How to Make Organic Pesticides From Ingredients in Your Kitchen


If you're not comfortable with using chemical pesticides, you can instead try time-honored and organic products for your garden. Turn to ordinary items in your kitchen pantry or refrigerator to make organic pesticides to solve a number of gardening problems.

Food for Thought

Eggs, milk and other refrigerator staples can help with pests.
Eggs, milk and other refrigerator staples can help with pests. (Image: tab1962/iStock/Getty Images)

Kitchen Staples

It may look like a grocery list, but it includes the familiar raw materials you will be working with in your kitchen “lab.” You don’t necessary need all of these things -- it depends on the type of pest that’s bugging you.

If you wish to avoid all traces of agricultural chemicals or synthetics in your homemade garden products, use organic ingredients. Look for products that carry the “USDA Certified Organic” seal, which is issued by the U.S. Department of Agriculture.

  • Milk
  • Eggs
  • Beef bouillon cubes
  • Baking soda
  • Apple cider vinegar
  • Vegetable oil
  • Coffee grounds
  • Natural liquid soap


  • Use a plant-based soap, like castille soap. Most ordinary liquid dish soaps are detergents, which often contain harsh chemicals that can burn plants, especially if they're in the sun.

Dos and Don’ts

Before you start spraying or dusting anything, take a few commonsense precautions.


  • Check plants to see what kind of critter tenants you have. If you find what you think is a pest but aren’t sure, use an online pest library at Texas A&M University or the National Gardening Association help you make a positive identification.
  • Protect your skin, eyes and lungs. Organic pesticides may be nontoxic, but some formulas can still irritate sensitive membranes. So, wear a breathing mask, gloves and protective eye wear when applying them.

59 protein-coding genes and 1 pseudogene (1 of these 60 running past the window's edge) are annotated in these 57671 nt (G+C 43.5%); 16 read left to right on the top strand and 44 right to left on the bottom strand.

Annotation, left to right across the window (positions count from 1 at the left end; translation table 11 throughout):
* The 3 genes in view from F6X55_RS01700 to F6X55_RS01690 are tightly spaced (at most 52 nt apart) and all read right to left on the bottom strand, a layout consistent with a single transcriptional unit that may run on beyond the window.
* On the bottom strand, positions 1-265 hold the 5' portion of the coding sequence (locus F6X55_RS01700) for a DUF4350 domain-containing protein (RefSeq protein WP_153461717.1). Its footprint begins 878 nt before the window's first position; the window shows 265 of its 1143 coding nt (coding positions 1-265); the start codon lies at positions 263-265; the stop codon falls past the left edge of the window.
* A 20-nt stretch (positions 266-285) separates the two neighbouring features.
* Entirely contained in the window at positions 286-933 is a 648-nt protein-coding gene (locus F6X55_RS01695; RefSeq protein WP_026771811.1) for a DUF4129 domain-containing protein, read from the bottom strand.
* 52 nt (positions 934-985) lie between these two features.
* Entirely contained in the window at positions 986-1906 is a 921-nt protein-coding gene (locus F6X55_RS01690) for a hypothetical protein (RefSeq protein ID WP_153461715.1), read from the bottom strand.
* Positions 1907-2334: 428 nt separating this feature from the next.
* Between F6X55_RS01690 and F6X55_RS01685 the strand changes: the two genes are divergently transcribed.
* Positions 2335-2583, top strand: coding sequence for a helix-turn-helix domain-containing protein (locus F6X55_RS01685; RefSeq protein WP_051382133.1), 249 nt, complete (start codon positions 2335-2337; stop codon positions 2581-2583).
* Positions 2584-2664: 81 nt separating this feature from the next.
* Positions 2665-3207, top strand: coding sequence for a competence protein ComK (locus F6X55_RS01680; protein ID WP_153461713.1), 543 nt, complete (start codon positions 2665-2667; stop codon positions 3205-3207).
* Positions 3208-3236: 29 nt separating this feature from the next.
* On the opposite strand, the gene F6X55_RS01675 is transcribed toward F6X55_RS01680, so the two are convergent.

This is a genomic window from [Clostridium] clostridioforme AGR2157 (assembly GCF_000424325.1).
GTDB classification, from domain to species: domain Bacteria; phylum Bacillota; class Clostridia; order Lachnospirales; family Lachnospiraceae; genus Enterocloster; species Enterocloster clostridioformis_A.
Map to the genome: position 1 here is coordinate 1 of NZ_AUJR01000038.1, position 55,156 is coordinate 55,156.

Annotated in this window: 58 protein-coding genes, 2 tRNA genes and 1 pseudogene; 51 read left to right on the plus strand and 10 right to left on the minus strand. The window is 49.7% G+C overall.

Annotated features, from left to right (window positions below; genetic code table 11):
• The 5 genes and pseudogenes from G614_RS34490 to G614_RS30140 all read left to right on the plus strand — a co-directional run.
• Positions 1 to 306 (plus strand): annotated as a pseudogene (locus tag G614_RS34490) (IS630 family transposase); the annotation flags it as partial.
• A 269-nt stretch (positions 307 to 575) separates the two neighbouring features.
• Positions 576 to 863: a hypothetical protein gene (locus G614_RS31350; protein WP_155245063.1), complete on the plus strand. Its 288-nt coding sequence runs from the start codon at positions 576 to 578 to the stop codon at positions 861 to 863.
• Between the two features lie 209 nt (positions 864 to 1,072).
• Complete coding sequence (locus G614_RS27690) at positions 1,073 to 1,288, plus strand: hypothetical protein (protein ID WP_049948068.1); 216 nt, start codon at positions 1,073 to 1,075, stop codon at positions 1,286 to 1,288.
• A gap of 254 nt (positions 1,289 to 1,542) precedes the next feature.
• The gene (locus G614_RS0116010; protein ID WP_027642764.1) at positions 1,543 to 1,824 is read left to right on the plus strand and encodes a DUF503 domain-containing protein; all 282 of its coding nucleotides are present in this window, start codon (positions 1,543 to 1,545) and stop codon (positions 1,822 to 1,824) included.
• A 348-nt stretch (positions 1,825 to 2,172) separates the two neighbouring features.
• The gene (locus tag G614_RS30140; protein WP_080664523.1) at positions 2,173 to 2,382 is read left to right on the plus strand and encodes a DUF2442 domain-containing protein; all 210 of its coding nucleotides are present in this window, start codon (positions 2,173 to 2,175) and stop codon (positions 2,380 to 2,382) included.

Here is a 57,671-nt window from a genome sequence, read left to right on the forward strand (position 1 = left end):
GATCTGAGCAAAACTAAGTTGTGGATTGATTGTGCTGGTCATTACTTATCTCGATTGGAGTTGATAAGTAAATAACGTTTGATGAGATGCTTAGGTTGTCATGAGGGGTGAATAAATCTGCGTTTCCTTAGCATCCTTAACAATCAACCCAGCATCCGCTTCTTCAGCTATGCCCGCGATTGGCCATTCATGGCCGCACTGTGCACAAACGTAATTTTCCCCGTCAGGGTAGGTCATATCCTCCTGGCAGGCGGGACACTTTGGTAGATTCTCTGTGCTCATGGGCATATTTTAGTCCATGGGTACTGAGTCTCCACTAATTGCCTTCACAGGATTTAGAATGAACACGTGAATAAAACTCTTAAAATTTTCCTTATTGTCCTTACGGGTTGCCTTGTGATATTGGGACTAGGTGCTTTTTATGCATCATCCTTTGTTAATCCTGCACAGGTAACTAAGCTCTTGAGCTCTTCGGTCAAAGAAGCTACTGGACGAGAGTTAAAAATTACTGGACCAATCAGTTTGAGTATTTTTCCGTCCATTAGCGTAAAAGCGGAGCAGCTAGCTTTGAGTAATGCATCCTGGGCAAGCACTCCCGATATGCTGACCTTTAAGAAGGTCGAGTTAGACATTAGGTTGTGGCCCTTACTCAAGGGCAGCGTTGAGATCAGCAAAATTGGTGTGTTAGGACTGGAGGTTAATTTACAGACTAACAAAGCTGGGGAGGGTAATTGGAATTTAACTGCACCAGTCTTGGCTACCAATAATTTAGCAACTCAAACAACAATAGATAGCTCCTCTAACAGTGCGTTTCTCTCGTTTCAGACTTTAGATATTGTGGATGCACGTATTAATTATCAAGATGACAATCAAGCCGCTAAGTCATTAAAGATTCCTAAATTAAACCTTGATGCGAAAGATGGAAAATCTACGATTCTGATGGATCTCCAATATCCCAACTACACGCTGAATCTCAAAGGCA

• Perform a patch test on a single leaf of a plant first. If there is no adverse reaction to the plant within 24, proceed. If there is, repeat this test on another leaf with a different formula.
  • Apply liquid organic pesticides in the morning or early evening when it’s cooler. Otherwise, plants may suffer burns under the hot afternoon sun.
  • Target only the areas that need attention and avoid spraying “friendly” bugs. The last thing you want to do is to harm or evict spiders or other beneficial predatory insects that are your allies when it comes to pest management.

Do Not:

  • Do not apply a liquid organic pesticide to plants when the outdoor temperature is above 80 degrees Fahrenheit.
  • Do not think spraying more equates to more effective -- it’s not.
  • Do not leave prepared pesticide solutions where small children or pets can access them.

Ready, Set, Mix

Fragrant culinary herbs like lavender and rosemary repel pests and fight fungus.
Fragrant culinary herbs like lavender and rosemary repel pests and fight fungus. (Image: coramueller/iStock/Getty Images)

Garden Tea Spray

Herbs, like other plants, contain phytochemicals that protect them from hungry predators in nature, as well as constituents with antifungal and antibacterial properties. Used in your garden, these agents may help to counter disease and either repel insects or lead to their demise.

An infusion made by steeping 1 gallon of boiling water and 1 packed cup of fresh herbs in a Dutch oven will produce a large batch of garden tea spray. Once it's cool, transfer the "tea" into 16- or 22-ounce spray bottles and add 1 teaspoon of liquid soap. Shake gently and it’s ready to use.

Choose your herb according to your pest:

Fungal diseases:

  • Chamomile flower (Chamaemelum nobile, which grows as a perennial in U.S. Department of Agriculture plant hardiness zones 4 through 9) Annual basil leaf (Ocimum basilicum)
  • Thyme leaf (Thymus vulgaris, USDA zones 5 through 8)
  • Peppermint leaf (Mentha × piperita, USDA zones 5 through 9)

Potato scab:

  • Comfrey leaf (Symphytum officinale, USDA zones 4 through 8)

Aphids, mites and other insects:

  • Rosemary leaf (Rosmarinus officinalis, USDA zones 8 through 10)
  • Lavender buds (Lavandula angustifolia, USDA zones 5 through 8)